- Critical magnetic flux for Weyl points in the three-dimensional
Hofstadter modelby Pierpaolo Fontana on March 5, 2024 at 3:31 pm
We investigate the band structure of the three-dimensional Hofstadter model on cubic lattices, with an isotropic magnetic field oriented along the diagonal of the cube with flux $\Phi=2 \pi \cdot m /n$, where $m,n$ are co-prime integers. Using reduced exact diagonalization in momentum space, we show that, at fixed $m$, there exists an integer $n(m)$ associated with a specific value of the magnetic flux, that we denote by $\Phi_c(m) \equiv 2 \pi \cdot m/n(m)$, separating two different regimes. The first one, for fluxes $\Phi<\Phi_c(m)$, is characterized by complete band overlaps, while the second one, for $\Phi>\Phi_c(m)$, features isolated band touching points in the density of states and Weyl points between the $m$- and the $(m+1)$-th bands. In the Hasegawa gauge, the minimum of the $(m+1)$-th band abruptly moves at the critical flux $\Phi_c(m)$ from $k_z=0$ to $k_z=\pi$. We then argue that the limit for large $m$ of $\Phi_c(m)$ exists and it is finite: $\lim_{m\to \infty} \Phi_c(m) \equiv \Phi_c$. Our estimate is $\Phi_c/2\pi=0.1296(1)$. Based on the values of $n(m)$ determined for integers $m\leq60$, we propose a mathematical conjecture for the form of $\Phi_c(m)$ to be used in the large-$m$ limit. The asymptotic critical flux obtained using this conjecture is $\Phi_c^{{\rm (conj)}}/2\pi=7/54$.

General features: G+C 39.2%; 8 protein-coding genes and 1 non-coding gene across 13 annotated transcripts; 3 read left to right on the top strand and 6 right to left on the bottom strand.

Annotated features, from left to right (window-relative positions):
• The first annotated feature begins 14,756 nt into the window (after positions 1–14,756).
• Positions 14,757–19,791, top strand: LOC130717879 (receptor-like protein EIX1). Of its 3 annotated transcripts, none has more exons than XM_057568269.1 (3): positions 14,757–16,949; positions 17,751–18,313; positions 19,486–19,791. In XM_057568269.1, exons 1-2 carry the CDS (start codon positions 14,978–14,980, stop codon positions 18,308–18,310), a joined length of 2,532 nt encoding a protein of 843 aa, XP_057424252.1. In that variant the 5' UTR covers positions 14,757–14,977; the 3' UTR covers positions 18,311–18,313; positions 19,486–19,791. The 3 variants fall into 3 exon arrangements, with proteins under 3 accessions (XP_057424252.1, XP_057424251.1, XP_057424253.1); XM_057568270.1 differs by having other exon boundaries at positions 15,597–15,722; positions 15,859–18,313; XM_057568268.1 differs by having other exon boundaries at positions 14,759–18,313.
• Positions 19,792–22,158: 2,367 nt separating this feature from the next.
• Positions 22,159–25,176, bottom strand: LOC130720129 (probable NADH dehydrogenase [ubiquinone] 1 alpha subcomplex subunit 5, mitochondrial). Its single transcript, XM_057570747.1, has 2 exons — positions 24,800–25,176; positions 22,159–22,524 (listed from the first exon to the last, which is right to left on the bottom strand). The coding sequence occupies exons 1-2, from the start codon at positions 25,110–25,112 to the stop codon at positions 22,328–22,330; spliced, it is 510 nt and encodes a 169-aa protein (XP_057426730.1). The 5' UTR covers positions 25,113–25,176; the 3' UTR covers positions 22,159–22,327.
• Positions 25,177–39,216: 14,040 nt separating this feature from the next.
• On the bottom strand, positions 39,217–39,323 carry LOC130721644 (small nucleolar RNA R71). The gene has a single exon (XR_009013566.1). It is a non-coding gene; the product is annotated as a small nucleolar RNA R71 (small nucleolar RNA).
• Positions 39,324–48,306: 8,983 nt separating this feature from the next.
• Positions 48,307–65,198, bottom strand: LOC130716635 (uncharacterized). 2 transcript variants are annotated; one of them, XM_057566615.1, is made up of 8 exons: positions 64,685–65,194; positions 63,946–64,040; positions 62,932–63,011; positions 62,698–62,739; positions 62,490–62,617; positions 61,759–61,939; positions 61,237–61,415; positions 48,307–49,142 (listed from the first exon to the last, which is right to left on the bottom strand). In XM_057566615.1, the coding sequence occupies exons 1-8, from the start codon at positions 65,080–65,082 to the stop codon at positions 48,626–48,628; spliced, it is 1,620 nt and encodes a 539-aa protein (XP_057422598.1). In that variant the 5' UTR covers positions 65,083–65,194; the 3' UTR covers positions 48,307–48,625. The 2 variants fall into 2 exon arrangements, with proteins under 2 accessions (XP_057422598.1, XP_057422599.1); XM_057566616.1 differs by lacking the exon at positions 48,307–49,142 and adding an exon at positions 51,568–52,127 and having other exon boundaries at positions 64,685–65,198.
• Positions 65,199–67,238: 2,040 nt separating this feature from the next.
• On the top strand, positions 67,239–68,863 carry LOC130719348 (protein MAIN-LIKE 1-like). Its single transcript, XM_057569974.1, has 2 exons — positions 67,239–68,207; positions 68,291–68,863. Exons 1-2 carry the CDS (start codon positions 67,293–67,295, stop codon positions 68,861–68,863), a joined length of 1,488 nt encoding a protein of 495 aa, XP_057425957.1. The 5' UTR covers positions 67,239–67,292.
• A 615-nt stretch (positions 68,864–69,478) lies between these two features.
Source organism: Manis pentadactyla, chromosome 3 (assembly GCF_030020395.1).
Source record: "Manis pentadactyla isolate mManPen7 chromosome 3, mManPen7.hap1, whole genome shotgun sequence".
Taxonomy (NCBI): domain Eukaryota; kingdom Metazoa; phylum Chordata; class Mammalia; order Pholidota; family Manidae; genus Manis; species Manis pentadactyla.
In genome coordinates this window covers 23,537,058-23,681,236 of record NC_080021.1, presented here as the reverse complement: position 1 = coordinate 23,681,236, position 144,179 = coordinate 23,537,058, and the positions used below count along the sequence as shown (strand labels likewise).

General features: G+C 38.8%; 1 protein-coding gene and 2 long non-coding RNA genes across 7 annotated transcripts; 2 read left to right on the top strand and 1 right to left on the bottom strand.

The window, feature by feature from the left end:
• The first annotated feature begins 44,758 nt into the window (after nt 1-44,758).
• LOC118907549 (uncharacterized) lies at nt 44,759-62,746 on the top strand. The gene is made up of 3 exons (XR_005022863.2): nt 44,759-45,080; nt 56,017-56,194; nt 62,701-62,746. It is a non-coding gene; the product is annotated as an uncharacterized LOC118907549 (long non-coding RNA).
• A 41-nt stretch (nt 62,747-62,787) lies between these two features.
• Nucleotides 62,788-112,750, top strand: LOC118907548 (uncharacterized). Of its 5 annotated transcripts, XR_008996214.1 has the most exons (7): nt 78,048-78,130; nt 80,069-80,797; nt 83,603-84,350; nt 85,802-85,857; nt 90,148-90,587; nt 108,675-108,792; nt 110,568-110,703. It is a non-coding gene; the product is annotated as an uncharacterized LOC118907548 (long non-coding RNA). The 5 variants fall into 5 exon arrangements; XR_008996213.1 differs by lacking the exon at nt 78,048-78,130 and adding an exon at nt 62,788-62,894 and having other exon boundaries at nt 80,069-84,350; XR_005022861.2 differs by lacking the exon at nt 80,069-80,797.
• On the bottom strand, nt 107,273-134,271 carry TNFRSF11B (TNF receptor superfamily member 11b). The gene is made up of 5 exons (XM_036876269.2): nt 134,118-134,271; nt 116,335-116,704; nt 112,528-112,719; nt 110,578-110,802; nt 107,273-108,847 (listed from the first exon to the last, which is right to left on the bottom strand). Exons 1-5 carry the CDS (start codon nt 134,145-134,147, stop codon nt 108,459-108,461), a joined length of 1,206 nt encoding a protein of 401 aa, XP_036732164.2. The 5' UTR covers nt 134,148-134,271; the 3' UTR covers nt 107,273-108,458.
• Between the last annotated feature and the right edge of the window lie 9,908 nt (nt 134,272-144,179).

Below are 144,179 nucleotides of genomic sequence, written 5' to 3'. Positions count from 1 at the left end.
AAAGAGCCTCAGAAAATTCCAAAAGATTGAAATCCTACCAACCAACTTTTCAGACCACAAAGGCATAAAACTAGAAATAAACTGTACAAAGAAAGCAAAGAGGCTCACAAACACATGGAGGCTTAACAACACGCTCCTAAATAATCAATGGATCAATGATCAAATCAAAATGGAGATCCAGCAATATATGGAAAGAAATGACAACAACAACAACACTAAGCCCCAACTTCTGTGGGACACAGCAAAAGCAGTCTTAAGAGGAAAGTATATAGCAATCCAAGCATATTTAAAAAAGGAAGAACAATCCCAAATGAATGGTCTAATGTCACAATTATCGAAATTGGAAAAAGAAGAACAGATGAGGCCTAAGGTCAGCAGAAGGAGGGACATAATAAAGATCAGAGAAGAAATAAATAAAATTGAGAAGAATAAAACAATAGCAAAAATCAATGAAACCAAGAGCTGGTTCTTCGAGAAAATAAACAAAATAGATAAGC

- Non-interferometric rotational test of the Continuous Spontaneous
Localisation model: enhancement of the collapse noise through shape
optimisationby Davide Giordano Ario Altamura on February 20, 2024 at 2:52 pm
The Continuous Spontaneous Localisation (CSL) model is the most studied among collapse models, which describes the breakdown of the superposition principle for macroscopic systems. Here, we derive an upper bound on the parameters of the model by applying it to the rotational noise measured in a recent short-distance gravity experiment [Lee et al., Phys. Rev. Lett. 124, 101101 (2020)]. Specifically, considering the noise affecting the rotational motion, we found that despite being a table-top experiment the bound is only one order of magnitude weaker than that from LIGO for the relevant values of the collapse parameter. Further, we analyse possible ways to optimise the shape of the test mass to enhance the collapse noise by several orders of magnitude and eventually derive stronger bounds that can address the unexplored region of the CSL parameters space.

- Quantum entanglement and Bell inequality violation at collidersby Alan J. Barr on February 12, 2024 at 7:00 pm